Joanne Garnggulkpuy lives on Galiwin’ku, Elcho Island in East Arnhem Land. She is a Hope For Health Committee Member, a Wangurri elder, experienced researcher and teacher. Photograph: IndigenousX

Joanne Garnggulkpuy: We can revive our story if we blend Indigenous knowledge with western nutrition

Joanne Garnggulkpuy lives on Galiwin’ku, Elcho Island in East Arnhem Land. She is a Hope For Health Committee Member, a Wangurri elder, experienced researcher and teacher. Photograph: IndigenousX

Joanne Garnggulkpuy lives on Galiwin’ku, Elcho Island in East Arnhem Land. She is a Hope For Health Committee Member, a Wangurri elder, experienced researcher and teacher. Photograph: IndigenousX

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Joanne Garnggulkpuy lives on Galiwin’ku, Elcho Island in East Arnhem Land. She is a Hope For Health Committee Member, a Wangurri elder, experienced researcher and teacher.

In our songs and dances, there are some parts that talk about how to get food from the bushland, the open land, from the sand dunes, the beaches and the sea. Everything has been laid out carefully in our songs and dances; our guidelines. Woven into our stories are our rules of how to to hunt, the process that explains how to cook and in these ways everything was told in the songs and dances – everything!

Our songs demonstrated the world around us in a holistic approach, a path of balance, with our connection to food in harmony with the land. Much has changed since this time. We find ourselves in new territory, navigating between both Yolŋu and Balanda (non-Indigenous) worlds.

Our people are dying too young from preventable diseases, but we have hope, and in Galiwin’ku we have found a way. We came together as a group of women two years ago after Biritjalawuy (a friend) experienced a health transformation with diet and exercise.

Sitting in circle and drawing from traditional knowledge, we talked about how our way had been confused and how to create a new way forward. We created our program, Hope For Health, based on thousands of years of Yolŋu guidance in our songs and dances. We’re using our traditional knowledge of what we know works with what is now available and accessible.

We created a program based on Yolŋu traditional ways and healing modalities, incorporating the best of Balanda modern nutrition. It is difficult merging Balanda knowledge into Yolŋu systems, restoring our mastery of the world which was lost in facing change after change since Balanda came. We have never experienced this balance since Balanda ways came in, but we need to get there.

It is gawalŋa (a new place), our path to Ngayangu; a place of deep vitality, harmony and connection. Our clans are still grouped and still talk about the way to do things in our setting. Much has changed along the way. New things have come and some Yolŋu laws are no longer followed, which hurts us.

As Aboriginal people, we face new things coming into our culture. We have accepted change but need to discern which pieces we pick up. Today, we still have our blood line connection. Some of us don’t want to know or practice these, however, some of us are helping to revive our story. I believe the answer is out there, and that Hope for Health is a path forward, where food is respected according to traditional laws, enjoyed fresh, in season and the depleted processed foods avoided. In the past, my people did not know which new foods to accept and where to place them in our traditional food structures. This has resulted in much confusion around food, how it is processed, and it has resulted in people passing away too young.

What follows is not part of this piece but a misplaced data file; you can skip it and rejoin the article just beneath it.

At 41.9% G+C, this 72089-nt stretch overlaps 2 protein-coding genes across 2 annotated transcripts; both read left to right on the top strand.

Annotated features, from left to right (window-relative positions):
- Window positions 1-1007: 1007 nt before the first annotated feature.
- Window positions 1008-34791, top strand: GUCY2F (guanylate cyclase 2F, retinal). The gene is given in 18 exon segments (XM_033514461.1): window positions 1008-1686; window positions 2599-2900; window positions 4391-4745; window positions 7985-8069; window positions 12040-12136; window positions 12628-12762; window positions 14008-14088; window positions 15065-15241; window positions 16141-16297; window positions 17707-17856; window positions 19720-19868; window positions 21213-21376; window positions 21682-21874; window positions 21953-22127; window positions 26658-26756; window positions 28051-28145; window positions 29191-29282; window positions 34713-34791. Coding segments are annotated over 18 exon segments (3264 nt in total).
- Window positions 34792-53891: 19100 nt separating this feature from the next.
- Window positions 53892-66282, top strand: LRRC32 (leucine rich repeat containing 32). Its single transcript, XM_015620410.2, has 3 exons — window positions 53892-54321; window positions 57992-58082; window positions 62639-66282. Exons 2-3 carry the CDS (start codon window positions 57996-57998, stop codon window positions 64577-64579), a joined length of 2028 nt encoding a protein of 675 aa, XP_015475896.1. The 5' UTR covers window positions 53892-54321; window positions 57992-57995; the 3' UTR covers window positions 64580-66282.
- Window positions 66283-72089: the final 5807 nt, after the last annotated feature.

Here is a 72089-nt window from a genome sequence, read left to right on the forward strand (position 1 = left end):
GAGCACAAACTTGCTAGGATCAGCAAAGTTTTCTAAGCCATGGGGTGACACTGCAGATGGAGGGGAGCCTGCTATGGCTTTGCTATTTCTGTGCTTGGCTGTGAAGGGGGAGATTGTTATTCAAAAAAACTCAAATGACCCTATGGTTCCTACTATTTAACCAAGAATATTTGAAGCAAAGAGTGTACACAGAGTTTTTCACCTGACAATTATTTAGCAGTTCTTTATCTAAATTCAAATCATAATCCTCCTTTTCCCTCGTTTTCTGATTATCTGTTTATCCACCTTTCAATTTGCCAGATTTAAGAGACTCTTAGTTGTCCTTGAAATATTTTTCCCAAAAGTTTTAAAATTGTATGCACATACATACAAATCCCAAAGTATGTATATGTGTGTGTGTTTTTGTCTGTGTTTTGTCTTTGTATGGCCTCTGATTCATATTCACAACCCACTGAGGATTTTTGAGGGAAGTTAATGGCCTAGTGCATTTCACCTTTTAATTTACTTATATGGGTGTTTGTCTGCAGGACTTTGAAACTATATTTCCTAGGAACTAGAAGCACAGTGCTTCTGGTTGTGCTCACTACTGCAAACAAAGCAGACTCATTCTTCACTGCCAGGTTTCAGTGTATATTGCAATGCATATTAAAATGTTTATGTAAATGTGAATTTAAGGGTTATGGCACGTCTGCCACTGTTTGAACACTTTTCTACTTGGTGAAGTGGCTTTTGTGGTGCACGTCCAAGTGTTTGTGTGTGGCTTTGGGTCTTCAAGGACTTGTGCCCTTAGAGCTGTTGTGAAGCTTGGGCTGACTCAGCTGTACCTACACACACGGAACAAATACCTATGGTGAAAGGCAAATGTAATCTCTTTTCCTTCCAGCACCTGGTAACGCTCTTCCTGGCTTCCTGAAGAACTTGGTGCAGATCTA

In the beginning, we followed the traditional laws and we were blessed. Our turning point was when we walked into the civilised world, it was a new learning. We have now settled in and we are used to this new waŋgany mulkuru ŋatha (foreign food). It now shapes our desires and cravings, making our new path to Ngayangu a challenging one.

I feel the hardest part is when we crave for the food we have eaten since we were little kids which is no longer healthy Yolŋu food, it is unlearning foods such as damper.

Today we just don’t know where we are with food and there is too much confusion. Some of us do not know how to collect, gather and hunt. We learn the dance, but not many want to follow the actions. We just eat the food from the store, and forget that we now have a choice of what we eat, a choice between healthy and unhealthy foods that have repercussions.

Many are confused and do not understand what to eat because there is not much Yolŋu education. The Yolŋu law of the food is an environmental issue that is aligned with eight seasons of the year. It is already documented as a structure of what is and what is to come. But the children don’t know this dhäwu (information).

Hope For Health Arnhem Land is based on traditional food and law and is an opportunity to encourage my people to eat the right food. To listen to the songs and dances merged with an understanding of Balanda foods and knowing how they fit into the Yolŋu systems.

We are a movement that is governed by the Yolŋu Steering Committee in Galiwin’ku. So far we have had some strong results proving that the program works. Our program needs help to grow some deep roots if we are to grow this movement. Other communities want Hope For Health to come to them, but we need the program to put roots down here first and we need your support.

We have all seen the Closing the Gap report, this is not just statistics, this is people in our community, faces we no longer see, but we have carved a way forward. Together, hand in hand Yolŋu and Balanda we can work together to create a brighter future.

This article was first published by Guardian Australia on Tuesday 18 July as part of their collaboration with IndigenousX

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